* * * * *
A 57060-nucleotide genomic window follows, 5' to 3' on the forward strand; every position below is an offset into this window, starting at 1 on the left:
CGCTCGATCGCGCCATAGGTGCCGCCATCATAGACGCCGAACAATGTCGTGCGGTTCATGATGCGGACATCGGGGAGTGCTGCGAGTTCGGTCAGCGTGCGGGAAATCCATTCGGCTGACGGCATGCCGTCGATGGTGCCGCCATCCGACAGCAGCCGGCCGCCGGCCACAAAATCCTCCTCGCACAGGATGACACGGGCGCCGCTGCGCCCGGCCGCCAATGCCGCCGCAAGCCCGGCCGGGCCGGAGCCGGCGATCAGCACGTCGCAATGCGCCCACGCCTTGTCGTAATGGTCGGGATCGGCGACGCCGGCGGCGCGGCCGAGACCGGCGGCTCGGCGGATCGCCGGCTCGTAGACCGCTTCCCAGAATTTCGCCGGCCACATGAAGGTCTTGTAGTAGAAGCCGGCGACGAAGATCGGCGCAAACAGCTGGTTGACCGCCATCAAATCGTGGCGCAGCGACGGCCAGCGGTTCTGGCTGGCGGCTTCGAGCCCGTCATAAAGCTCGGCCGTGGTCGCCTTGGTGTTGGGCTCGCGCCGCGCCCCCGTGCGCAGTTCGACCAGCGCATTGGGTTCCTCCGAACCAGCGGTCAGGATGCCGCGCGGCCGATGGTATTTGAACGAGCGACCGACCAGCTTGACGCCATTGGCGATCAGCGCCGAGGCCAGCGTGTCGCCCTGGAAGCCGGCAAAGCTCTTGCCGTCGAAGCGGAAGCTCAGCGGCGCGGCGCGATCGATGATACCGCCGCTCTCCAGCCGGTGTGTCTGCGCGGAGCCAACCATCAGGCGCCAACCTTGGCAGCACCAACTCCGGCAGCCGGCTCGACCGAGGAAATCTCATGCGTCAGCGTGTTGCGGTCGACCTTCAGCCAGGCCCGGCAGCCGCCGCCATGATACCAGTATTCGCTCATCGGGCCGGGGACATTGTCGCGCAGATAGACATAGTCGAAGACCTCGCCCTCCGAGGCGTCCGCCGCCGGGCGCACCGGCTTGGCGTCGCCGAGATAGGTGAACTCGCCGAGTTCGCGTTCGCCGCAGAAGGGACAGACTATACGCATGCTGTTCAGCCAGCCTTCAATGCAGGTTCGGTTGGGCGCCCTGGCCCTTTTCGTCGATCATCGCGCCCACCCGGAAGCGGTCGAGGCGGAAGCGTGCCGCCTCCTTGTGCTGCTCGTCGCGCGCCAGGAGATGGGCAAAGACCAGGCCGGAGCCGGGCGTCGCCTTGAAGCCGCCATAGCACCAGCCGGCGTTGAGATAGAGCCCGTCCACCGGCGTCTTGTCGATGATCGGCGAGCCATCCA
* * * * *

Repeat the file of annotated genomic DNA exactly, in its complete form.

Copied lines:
A 57060-nucleotide genomic window follows, 5' to 3' on the forward strand; every position below is an offset into this window, starting at 1 on the left:
CGCTCGATCGCGCCATAGGTGCCGCCATCATAGACGCCGAACAATGTCGTGCGGTTCATGATGCGGACATCGGGGAGTGCTGCGAGTTCGGTCAGCGTGCGGGAAATCCATTCGGCTGACGGCATGCCGTCGATGGTGCCGCCATCCGACAGCAGCCGGCCGCCGGCCACAAAATCCTCCTCGCACAGGATGACACGGGCGCCGCTGCGCCCGGCCGCCAATGCCGCCGCAAGCCCGGCCGGGCCGGAGCCGGCGATCAGCACGTCGCAATGCGCCCACGCCTTGTCGTAATGGTCGGGATCGGCGACGCCGGCGGCGCGGCCGAGACCGGCGGCTCGGCGGATCGCCGGCTCGTAGACCGCTTCCCAGAATTTCGCCGGCCACATGAAGGTCTTGTAGTAGAAGCCGGCGACGAAGATCGGCGCAAACAGCTGGTTGACCGCCATCAAATCGTGGCGCAGCGACGGCCAGCGGTTCTGGCTGGCGGCTTCGAGCCCGTCATAAAGCTCGGCCGTGGTCGCCTTGGTGTTGGGCTCGCGCCGCGCCCCCGTGCGCAGTTCGACCAGCGCATTGGGTTCCTCCGAACCAGCGGTCAGGATGCCGCGCGGCCGATGGTATTTGAACGAGCGACCGACCAGCTTGACGCCATTGGCGATCAGCGCCGAGGCCAGCGTGTCGCCCTGGAAGCCGGCAAAGCTCTTGCCGTCGAAGCGGAAGCTCAGCGGCGCGGCGCGATCGATGATACCGCCGCTCTCCAGCCGGTGTGTCTGCGCGGAGCCAACCATCAGGCGCCAACCTTGGCAGCACCAACTCCGGCAGCCGGCTCGACCGAGGAAATCTCATGCGTCAGCGTGTTGCGGTCGACCTTCAGCCAGGCCCGGCAGCCGCCGCCATGATACCAGTATTCGCTCATCGGGCCGGGGACATTGTCGCGCAGATAGACATAGTCGAAGACCTCGCCCTCCGAGGCGTCCGCCGCCGGGCGCACCGGCTTGGCGTCGCCGAGATAGGTGAACTCGCCGAGTTCGCGTTCGCCGCAGAAGGGACAGACTATACGCATGCTGTTCAGCCAGCCTTCAATGCAGGTTCGGTTGGGCGCCCTGGCCCTTTTCGTCGATCATCGCGCCCACCCGGAAGCGGTCGAGGCGGAAGCGTGCCGCCTCCTTGTGCTGCTCGTCGCGCGCCAGGAGATGGGCAAAGACCAGGCCGGAGCCGGGCGTCGCCTTGAAGCCGCCATAGCACCAGCCGGCGTTGAGATAGAGCCCGTCCACCGGCGTCTTGTCGATGATCGGCGAGCCATCCA